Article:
You sure can learn a lot on a farm in just one week; and in this first week of our Four Corners experience I got a real taste of the incredible amount of hard work and dedication it takes to bring the very highest of quality farm goods from the pasture to your plate. My family and I have pursued local food now for several years and have read many books on farming but did not have an actual realization of the extent of work involved to run a local farm. My first day of processing broilers really brought this home to me. The day began at 4:45 a.m. and did not end till after 9:00 p.m., with still more to be done. Granted, it was not non-stop, but it was steady; it was not all back-breaking, but very involved and executed with the utmost care and precision.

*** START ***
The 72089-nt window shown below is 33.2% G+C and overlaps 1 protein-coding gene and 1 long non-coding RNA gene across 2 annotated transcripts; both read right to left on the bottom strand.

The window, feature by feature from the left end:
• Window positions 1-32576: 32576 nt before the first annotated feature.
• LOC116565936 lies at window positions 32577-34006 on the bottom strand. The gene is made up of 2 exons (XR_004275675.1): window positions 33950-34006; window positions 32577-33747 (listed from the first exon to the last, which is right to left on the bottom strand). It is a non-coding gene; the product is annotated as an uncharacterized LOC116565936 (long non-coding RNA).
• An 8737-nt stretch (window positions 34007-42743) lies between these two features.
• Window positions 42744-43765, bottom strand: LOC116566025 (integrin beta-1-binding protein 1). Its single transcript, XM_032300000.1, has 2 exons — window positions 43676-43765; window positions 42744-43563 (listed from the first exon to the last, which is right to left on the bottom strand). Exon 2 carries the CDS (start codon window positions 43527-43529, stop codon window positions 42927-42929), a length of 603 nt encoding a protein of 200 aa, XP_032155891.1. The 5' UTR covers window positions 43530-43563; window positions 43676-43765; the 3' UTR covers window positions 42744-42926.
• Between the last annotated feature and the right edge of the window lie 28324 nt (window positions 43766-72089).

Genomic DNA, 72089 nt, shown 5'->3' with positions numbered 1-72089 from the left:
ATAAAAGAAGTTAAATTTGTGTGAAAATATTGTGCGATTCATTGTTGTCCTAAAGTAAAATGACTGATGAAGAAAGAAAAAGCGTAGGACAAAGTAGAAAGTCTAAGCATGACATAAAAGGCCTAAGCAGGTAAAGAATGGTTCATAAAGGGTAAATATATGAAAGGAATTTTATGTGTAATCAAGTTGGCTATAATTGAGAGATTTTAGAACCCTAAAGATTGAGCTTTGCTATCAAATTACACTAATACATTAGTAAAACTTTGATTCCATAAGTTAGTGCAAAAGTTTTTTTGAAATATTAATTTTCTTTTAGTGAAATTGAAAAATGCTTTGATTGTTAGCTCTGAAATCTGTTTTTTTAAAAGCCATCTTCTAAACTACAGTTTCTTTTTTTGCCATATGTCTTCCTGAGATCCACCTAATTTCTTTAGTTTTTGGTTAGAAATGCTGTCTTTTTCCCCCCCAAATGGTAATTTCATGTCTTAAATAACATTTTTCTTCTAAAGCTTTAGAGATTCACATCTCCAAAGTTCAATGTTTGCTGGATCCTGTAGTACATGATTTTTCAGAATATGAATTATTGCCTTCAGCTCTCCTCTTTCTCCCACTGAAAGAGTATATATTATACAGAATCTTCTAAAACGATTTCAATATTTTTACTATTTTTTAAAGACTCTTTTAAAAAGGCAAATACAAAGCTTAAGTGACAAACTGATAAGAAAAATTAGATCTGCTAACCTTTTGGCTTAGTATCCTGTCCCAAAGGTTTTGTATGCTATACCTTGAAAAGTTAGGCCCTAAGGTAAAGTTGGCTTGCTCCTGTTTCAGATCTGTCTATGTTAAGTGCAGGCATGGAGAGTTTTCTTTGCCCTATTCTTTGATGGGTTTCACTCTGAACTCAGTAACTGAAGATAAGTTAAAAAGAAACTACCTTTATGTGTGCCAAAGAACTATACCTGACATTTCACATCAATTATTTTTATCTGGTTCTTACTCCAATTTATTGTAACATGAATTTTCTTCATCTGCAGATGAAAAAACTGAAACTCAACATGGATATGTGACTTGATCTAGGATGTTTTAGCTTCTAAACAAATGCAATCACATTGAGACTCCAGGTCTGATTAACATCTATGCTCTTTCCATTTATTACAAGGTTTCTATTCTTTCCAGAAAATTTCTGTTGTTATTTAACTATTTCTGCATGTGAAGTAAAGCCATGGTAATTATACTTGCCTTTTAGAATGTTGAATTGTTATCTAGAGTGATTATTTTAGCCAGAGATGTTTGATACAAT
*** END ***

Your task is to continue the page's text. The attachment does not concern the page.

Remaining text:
Then there was Monday night… when we had to catch 100 or so new layers in a torrential downpour, in darkness, to get them under shelter for the night, and accustomed to their new home with the other layers. With good humor, Ian remarked that this isn’t in the farmer’s recruitment hand book, and that it’s no wonder as to why the industrial model of egg production is so widely used. That model has no place on Four Corners Farm where great products require great care. This is a hands on process, an intimate relationship between farmer, animal, and land, establishing a direct link for the consumer to the farm, bridging the gap and the filling the void left behind in the wake of conventional, distant farming practices.